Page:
Love now a universal birth,
From heart to heart is stealing
From earth to man, from man to earth:
- It is the hour of feeling.
(To my sister, 11, 21-25)
This is a 'carpe diem' mood, 'one moment may give us more than years', his message is to enjoy the moment of pleasure. Man and nature are in unity nature can affect man and fill him with emotions, thoughts which he reflects through words, sometimes philosophically.
Altogether, nature exists as a source of simple joy and pleasure, not for itself, but for people living in it, who sense it.
Expostulation and Reply and The Table Turned are significant because they offer an explicit account of some of Wordsworth's central ideas about nature. In Expostulation he calls his friend William (William Hazlitt) who is attached to books and meditation:
Why, William, on that old grey stone,
sit you thus alone,
And dream your time away?
(Expostulation and Reply, 11, 1-4)
He gets him to get up and drink the spirit, urges him to abandon his wise passiveness.
In The Tables Turned the poet repeats his urge to quit his books and trouble and enjoy the delights of nature. He says to him 'Enough of Science and of Art; Close up those barren leaves because the books are dull and thrife, and he had better listen to music of nature
Come forth into the light of things,
Let Nature be your Teacher.
(The Tables Turned, 11, 15-16)
Our meddling intellect
Misshapes the beauteous form of things: -
We murder to dissect.
(The Tables Turned, 11, 26-28)
Again, nature is seen as a beneficent, educative influence. Nature is the Teacher and brings sweet love.
As I see from these poems — according to Wordsworth — man should not abandon the nature, he is inseparable from nature, it represents the man's context, man is in harmony, in unity with Nature. Man and nature are inseparable. There cannot be joy, balance, understanding, love, if this connection is dissipated, torn. Without nature the man is deprived from pleasure, harmony.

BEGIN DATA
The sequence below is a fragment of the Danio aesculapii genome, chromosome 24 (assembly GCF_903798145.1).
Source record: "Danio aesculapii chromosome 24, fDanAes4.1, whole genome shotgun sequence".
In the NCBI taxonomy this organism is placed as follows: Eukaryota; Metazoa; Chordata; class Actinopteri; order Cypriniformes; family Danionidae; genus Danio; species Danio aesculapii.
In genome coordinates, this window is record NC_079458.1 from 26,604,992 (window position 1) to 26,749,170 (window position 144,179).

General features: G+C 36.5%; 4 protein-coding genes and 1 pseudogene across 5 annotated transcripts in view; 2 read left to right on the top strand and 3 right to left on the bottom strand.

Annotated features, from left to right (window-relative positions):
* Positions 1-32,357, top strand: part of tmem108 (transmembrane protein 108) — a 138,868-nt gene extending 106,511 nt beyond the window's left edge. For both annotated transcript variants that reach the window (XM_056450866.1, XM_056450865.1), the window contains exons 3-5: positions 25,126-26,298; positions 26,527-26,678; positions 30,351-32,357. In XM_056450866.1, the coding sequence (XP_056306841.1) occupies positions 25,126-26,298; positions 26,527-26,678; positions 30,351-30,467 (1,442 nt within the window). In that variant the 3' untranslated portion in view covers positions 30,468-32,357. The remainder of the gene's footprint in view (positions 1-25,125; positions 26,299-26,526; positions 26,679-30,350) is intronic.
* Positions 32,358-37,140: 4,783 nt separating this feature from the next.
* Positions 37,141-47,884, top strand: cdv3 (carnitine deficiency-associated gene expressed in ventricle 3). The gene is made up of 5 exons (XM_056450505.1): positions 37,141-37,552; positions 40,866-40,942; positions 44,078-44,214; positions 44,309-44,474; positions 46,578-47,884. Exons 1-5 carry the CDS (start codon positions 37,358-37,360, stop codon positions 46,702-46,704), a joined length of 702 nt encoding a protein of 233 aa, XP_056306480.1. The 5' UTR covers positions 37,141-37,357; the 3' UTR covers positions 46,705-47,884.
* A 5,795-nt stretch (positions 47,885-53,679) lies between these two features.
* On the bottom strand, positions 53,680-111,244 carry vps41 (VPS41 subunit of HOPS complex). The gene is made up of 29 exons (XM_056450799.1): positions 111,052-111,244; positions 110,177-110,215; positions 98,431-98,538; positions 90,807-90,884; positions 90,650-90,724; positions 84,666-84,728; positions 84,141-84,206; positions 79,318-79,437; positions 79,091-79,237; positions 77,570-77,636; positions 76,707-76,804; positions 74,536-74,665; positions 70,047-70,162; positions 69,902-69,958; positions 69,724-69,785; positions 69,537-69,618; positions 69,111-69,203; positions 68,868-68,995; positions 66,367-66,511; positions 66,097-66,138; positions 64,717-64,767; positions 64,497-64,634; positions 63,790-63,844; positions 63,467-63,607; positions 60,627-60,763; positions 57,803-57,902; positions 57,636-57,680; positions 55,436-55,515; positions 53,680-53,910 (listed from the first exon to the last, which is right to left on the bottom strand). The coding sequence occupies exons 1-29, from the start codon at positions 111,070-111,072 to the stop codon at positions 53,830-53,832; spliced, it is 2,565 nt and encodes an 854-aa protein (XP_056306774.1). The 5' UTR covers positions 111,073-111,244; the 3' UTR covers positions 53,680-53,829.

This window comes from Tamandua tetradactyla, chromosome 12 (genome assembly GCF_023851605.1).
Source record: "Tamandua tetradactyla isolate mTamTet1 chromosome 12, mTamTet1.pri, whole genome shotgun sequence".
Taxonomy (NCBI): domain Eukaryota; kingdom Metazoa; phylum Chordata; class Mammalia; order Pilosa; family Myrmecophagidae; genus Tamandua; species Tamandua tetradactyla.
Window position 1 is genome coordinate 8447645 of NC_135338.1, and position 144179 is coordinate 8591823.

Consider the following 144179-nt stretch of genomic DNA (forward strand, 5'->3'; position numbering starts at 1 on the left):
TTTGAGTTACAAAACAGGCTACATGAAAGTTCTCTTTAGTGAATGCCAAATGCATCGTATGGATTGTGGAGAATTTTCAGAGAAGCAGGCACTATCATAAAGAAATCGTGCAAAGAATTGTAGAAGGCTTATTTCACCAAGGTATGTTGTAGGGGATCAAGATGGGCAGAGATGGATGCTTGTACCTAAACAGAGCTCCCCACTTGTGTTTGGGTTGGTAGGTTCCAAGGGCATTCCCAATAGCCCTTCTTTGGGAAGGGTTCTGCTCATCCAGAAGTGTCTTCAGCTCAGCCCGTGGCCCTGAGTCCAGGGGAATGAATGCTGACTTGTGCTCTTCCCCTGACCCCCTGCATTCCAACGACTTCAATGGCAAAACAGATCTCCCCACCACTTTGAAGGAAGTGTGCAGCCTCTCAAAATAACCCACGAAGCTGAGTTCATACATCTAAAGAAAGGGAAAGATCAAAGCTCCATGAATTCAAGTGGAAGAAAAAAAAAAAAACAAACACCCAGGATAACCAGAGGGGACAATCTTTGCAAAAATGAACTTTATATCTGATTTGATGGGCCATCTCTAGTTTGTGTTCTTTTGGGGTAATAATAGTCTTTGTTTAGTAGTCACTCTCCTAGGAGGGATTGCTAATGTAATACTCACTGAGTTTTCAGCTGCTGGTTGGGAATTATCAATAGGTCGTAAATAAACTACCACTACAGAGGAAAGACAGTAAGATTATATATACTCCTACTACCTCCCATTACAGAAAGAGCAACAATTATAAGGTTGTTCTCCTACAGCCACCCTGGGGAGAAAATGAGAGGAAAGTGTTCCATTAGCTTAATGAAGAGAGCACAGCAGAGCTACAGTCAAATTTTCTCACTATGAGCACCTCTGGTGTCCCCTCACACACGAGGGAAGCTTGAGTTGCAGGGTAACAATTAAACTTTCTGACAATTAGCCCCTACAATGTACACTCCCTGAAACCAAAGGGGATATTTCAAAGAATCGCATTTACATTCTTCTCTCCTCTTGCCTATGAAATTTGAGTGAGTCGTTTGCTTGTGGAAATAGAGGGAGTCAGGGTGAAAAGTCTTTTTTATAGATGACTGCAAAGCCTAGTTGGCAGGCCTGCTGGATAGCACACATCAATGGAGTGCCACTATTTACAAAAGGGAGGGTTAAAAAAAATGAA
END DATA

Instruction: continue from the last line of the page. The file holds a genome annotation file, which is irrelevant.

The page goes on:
As I noted in the previous chapter, many of the Lyrical Ballads portray characters outside the mainstream of society, - the poor, the rejected, the outcast. Besides their description, these poems reflect social and political views, too. Wordsworth sympathizes with these figures, feel sorry for them and arouses the morality, the responsibility of the society.
One of these
figures is The Old
The opening description of the beggar expresses his loneliness by emphasizing the secluded nature of his surroundings:
Surrounded by those wild unpeopled hills,
He sat, and ate his food in solitude.
He is part of nature, almost inseparable from it. That is why he is unconscious of his natural surroundings and other people who give him alms. He is bent double with age and his eyes gaze fixedly at the small patch of ground immediately, before him. But being deprived of the sight of 'fields with rural works, of hill and dale, And the blue sky paradoxically increases the old man's closeness to the elements of nature. He is not a detached observer, who views the external world, the nature from outside but he is an insider, belongs to nature, the surrounding world. The other side is the society, the people who act charity, who expertise the simple affections. The beggar is isolated from them he is outside the community, he is in unity with nature. Wordsworth recognizes the harshness of the beggar's existence, the 'frosty air' and 'winter snows' to which he is exposed, but to wrench him from the environment he has chosen and to which he belongs would be crueller:
- Then let him pass, a blessing on his head!